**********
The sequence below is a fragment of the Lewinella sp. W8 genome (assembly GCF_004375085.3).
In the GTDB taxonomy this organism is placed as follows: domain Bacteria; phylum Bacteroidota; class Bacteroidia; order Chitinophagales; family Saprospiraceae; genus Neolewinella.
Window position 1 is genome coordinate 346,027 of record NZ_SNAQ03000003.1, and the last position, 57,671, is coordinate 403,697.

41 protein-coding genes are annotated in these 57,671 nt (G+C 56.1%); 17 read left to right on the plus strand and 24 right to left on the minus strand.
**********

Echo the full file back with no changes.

The sequence below is a fragment of the Lewinella sp. W8 genome (assembly GCF_004375085.3).
In the GTDB taxonomy this organism is placed as follows: domain Bacteria; phylum Bacteroidota; class Bacteroidia; order Chitinophagales; family Saprospiraceae; genus Neolewinella.
Window position 1 is genome coordinate 346,027 of record NZ_SNAQ03000003.1, and the last position, 57,671, is coordinate 403,697.

41 protein-coding genes are annotated in these 57,671 nt (G+C 56.1%); 17 read left to right on the plus strand and 24 right to left on the minus strand.